affidavits accompanying Doc. #8).
[*P23] In our view, the foregoing evidence failed to support a
finding that Simpson's waiver of his Miranda rights was less than
knowing, intelligent, and voluntary or that his statements themselves
were involuntarily made. The mere fact that Simpson may have a
learning disability or suffer from "mild mental retardation" does not
necessarily negate his ability to make a knowing, intelligent, and
voluntary statement to police. In his reply brief, Simpson himself
admits that he needs testimony from a mental-health expert to
support the allegations in his tenth assignment of error. (Appellant's
reply brief at 5). He also acknowledges that his lack of such evidence
"would require the denial of this assignment," but claims that he
cannot afford to hire an expert. (Id.). As explained in our analysis of
Simpson's sixth, seventh, and eighth assignments of error, however,
he had no right to court-appointed experts in post-conviction-relief
proceedings. Accordingly, the tenth assignment of error is
Simpson’s Reply focuses, as noted above, on his incompetency claim. For the reasons
given above as to the First Ground for Relief, that argument is not well taken.
Independently of the incompetency claim, the Second District found that Simpson’s
statements to the police, whether or not they were voluntary under Miranda v. Arizona, 384 U.S.
436 (1966), were not admitted in evidence against Simpson. Simpson PC at ¶ 22. That factual
finding of the Second District, based on its review of the trial transcript, is entitled to deference in
the absence of clear and compelling evidence to the contrary. Simpson offers no such evidence.
The Fifth Amendment forbids convicting persons on the basis of admissions that have been
coerced. But where no such admission, voluntary or involuntary, is admitted in evidence, the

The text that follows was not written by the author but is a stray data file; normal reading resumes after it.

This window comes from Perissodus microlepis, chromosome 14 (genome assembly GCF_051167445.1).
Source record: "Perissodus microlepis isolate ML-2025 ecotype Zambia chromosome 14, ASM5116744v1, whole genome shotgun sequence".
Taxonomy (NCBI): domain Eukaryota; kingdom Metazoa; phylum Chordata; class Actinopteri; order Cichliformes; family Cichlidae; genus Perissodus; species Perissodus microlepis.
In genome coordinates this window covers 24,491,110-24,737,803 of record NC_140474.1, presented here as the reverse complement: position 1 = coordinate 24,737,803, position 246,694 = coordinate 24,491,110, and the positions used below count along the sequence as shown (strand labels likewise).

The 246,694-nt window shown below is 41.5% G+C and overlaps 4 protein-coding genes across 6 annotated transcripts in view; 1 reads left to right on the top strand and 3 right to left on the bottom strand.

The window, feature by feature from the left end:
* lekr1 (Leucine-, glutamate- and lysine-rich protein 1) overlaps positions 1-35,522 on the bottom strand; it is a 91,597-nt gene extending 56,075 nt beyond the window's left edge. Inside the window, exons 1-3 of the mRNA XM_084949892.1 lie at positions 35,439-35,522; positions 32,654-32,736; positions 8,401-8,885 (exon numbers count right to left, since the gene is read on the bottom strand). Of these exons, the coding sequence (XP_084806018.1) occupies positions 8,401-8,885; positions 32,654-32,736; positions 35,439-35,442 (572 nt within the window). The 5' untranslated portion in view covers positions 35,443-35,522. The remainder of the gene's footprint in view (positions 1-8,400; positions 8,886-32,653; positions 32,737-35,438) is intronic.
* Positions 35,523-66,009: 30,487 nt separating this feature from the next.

person has not been convicted in violation of the Fifth Amendment. To put it another way, the
Fifth Amendment does not create a free-standing right against police coercion of admissions, but
rather a right to prevent those admissions to be used in convicting a person of a crime.
The Second District’s decision on the tenth assignment of error is therefore entitled to
deference under 28 U.S.C. § 2254(d)(1): it is not an unreasonable application of Miranda.
Based on the foregoing analysis, the Magistrate Judge respectfully recommends that the
Petition herein be dismissed with prejudice. Because reasonable jurists would not disagree with
this conclusion, Petitioner should be denied a certificate of appealability and the Court should
certify to the Sixth Circuit that any appeal would be objectively frivolous and therefore should not
be permitted to proceed in forma pauperis.
March 9, 2018.
s/ Michael R. Merz
United States Magistrate Judge
NOTICE REGARDING OBJECTIONS
Pursuant to Fed. R. Civ. P. 72(b), any party may serve and file specific, written objections to the
proposed findings and recommendations within fourteen days after being served with this Report
and Recommendations. Such objections shall specify the portions of the Report objected to and
shall be accompanied by a memorandum of law in support of the objections. If the Report and
Recommendations are based in whole or in part upon matters occurring of record at an oral hearing,
the objecting party shall promptly arrange for the transcription of the record, or such portions of it
as all parties may agree upon or the Magistrate Judge deems sufficient, unless the assigned District
Judge otherwise directs. A party may respond to another party=s objections within fourteen days
after being served with a copy thereof. Failure to make objections in accordance with this
procedure may forfeit rights on appeal. See United States v. Walters, 638 F.2d 947, 949-50 (6th
Cir. 1981); Thomas v. Arn, 474 U.S. 140, 153-55 (1985).